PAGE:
Newsletter

Get your daily update and weekly newsletter by signing up today!

Opinion

FA Cup 3rd round draw – As a Newcastle fan do you want that next ball to be Sunderland?

2 months ago
Share

I read a fine article last week, where the always engaging George Caulkin pulled together a piece for The Athletic about the feelings around the seemingly deceased concept of the Tyne / Wear, Newcastle v Sunderland, derby.

This was taken from a Twitter shout out to both sets of fans, asking whether this fixture was a big miss, and, whatever the answer, why they felt that way about it.

I have to admit the piece was a bit of an educational one to me.

First of all, I was surprised that this is the longest gap between derbies since the Second World War. It may be because I was a kid, but the fact that between 1985 and 1999 there were only four seasons where we played the mackems, made it feel like a long old gap. Still, they were spread more frequently than the current drought about to enter it’s seventh season.

Secondly, I was a bit shocked at how absolute some Newcastle fans are when it comes to wanting the game back, with just over half not keen on its return. When I looked at the reasons though, I shared many of them.

Something that is a consistent factor here is just how unpleasant the away game is. The main option to get there is a bus journey that takes an astoundingly long time to do twelve police-escorted miles followed by being penned in somewhere or other before getting shoved in the ground ages before the match. If you don’t fancy this, you can chance your arm on the metro and try to get there incognito, but many rightly pointed out how this game seems to have increased in wide-eyed insanity over the years, and getting caught out by your accent, demeanour, or even colours, could see things turn nasty quicker than you can say “get yourself back to league one”.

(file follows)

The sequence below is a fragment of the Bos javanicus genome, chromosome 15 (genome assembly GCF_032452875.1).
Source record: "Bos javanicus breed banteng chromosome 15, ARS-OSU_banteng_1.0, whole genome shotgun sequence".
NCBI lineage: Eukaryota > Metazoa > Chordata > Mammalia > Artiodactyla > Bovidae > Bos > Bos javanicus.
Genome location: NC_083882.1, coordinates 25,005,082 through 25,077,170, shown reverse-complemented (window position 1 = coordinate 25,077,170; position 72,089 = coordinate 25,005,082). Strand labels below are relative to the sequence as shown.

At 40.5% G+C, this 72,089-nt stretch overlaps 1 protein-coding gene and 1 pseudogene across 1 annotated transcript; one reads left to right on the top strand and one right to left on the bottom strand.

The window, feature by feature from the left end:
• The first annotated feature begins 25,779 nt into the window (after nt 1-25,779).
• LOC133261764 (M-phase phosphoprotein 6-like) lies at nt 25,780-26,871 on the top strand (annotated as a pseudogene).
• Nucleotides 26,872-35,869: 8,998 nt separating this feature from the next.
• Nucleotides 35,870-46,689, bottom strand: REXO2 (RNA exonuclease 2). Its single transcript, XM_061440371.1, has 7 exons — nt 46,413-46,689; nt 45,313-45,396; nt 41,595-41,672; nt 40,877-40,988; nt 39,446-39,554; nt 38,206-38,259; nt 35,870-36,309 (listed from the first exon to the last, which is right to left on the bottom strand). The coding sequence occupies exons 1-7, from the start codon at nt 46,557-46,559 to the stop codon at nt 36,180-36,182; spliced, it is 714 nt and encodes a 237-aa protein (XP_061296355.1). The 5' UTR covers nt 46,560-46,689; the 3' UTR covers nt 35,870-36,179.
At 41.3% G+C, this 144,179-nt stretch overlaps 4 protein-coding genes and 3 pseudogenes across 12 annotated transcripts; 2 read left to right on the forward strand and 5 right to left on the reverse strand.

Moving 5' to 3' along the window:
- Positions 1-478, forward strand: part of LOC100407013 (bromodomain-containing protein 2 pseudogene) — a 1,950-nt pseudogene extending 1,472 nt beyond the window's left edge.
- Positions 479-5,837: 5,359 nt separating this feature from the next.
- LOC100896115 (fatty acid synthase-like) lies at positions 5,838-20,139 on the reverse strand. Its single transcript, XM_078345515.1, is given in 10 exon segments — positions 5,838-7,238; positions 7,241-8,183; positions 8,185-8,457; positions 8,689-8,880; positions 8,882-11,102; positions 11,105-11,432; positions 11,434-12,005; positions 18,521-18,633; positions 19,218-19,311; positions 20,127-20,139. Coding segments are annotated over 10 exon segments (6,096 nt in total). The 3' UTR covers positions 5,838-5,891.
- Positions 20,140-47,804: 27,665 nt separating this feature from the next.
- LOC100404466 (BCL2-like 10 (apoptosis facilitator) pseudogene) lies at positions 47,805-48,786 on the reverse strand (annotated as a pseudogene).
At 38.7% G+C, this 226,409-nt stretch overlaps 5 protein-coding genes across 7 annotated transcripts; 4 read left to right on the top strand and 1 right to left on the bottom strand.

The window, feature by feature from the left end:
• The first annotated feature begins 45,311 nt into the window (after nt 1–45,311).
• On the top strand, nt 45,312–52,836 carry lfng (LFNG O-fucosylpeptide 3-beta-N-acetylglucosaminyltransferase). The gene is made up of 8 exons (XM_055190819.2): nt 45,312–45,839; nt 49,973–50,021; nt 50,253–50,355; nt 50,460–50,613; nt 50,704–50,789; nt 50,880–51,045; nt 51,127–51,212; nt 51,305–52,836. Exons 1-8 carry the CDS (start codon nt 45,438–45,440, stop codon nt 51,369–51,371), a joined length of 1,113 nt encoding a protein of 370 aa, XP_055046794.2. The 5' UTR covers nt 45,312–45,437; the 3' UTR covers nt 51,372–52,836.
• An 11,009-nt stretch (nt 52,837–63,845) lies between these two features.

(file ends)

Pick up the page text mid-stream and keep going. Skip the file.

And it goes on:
Sunderland FansThis is of course further tainted by the fact that you’re less likely to get a good result in the away game, which is the crux of the second point many raised: if Sunderland stay away, there is no risk of the agony of losing to Sunderland. This one I don’t get as much any more.

Over recent years, I would have agreed that Newcastle are far, far better off without the threat of fixtures against an opponent that raises it’s game 300% against you and plans it’s season around a seething desire to beat you, while simultaneously playing the role of bottom dwelling cannon fodder for the clubs you’re vying with for whatever you hope to achieve from the season. The agonising run of six defeats sandwiched in a nine match winless run has hit that horrible feeling home so badly that I think some people have lost their spirit a bit.

You see, those days are gone and Newcastle are no longer the side that couldn’t raise any impetus for a derby, or be reeled in by a few dodgy tackles and the efforts of somebody who was on his way to prison. Newcastle United are on a trajectory to be a club that comfortably beats lower table sides, with personnel to boot who have enough of a connection with the supporters to thoroughly understand the importance of this game. Even if the mackems raise their game the standard 300%, they would still fall short.